Explore popular quotes and sayings by an American actor Christopher Lloyd.
Christopher Allen Lloyd is an American actor. He has appeared in many theater productions, films, and on television since the 1960s. He is known for portraying Dr. Emmett "Doc" Brown in the Back to the Future trilogy (1985–1990); and Jim Ignatowski in the comedy series Taxi (1978–1983), for which he won two Emmy Awards.
When I come onto a show where I haven't met any actors, I try to zero in on the script and what's expected of the character I'm going to play and hopefully keep my focus on that, and friendships develop from that.
I don't know exactly how I end up with some of these roles. It mystifies me sometimes, but I am a fan of sci-fi. I love being taken into a strange world, and when it's told with imagination and credibility, I love being taken on that trip. I always have.
I've always been fascinated by real scientists - Albert Einstein, Isaac Newton, and so many others - how they've come up with solutions to very complicated problems that nobody else can seem to figure out.
I had kind of an attitude, which was not uncommon in New York. Theater people who went to Hollywood to do sitcoms were selling out. That was the attitude. And I didn't really relish the idea of being cast in a sitcom, because I shared that attitude.
I was already committed to a play back in New York about Hans Christian Andersen, where Colleen Dewhurst was going to play my mother. I was excited about that, and I got this script called 'Back to the Future,' and I thumbed through it. Didn't pay a hell of a lot of attention.
Judge Doom is such an evil cartoon! It was just such fun to do. I liked the whole mystique of it: the long cape, the glasses, and all that stuff. You grow up with horror films as a kid, and it all seemed to be embodied in that one guy.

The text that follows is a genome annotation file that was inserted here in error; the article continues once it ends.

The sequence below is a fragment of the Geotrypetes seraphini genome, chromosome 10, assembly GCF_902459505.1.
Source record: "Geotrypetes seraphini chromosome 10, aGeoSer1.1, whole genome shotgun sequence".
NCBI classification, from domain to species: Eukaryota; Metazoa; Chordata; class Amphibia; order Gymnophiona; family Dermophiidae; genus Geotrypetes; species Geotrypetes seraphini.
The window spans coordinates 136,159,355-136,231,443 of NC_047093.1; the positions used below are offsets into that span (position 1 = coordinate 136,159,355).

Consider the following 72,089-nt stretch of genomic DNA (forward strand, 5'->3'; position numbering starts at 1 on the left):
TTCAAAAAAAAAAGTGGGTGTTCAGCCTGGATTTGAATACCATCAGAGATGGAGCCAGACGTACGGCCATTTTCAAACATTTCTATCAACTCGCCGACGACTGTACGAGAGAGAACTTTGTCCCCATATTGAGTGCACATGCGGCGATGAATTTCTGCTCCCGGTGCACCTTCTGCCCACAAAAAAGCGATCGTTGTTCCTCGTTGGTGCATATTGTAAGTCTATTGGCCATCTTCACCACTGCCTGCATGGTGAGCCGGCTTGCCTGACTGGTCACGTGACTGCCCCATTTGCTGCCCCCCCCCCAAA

There is certainly a higher percentage of wit in British comedy than in American comedy. What always tickles me is the way in which people try to use their intellect to get themselves out of tricky situations but never quite manage to do so - much to their enormous embarrassment.
In the movie 'Star Trek 3: The Return of Spock,' I'm a really bad Klingon, and I really enjoyed playing that - somebody who's totally unscrupulous. It's like he was not genetically equipped to feel compassion or sensitivity. Just outright evil without apology.
I would love to do Doc again, no question. It's tough to come up with an idea that contains the excitement of the original three. So it would be a real challenge for the writers to come up with an original 'Back to the Future' story that has the same passion and intensity and excitement as the other three. But it could be done. You never know.
I was just very shy. I was never anxious to do talk shows, as I didn't know what to say. And I don't feel I have any inherent interest. But as I'm getting older, I feel I want to be able to share whatever I know if it means something to someone.
I don't remember that I ever really went all out to come up with a costume or a persona that could compete with everyone around me. I didn't know what to do. I found Halloween scary for just that fact - it meant that I had pressure to get up and be scary, makeup and all that. That was pretty horrifying for me.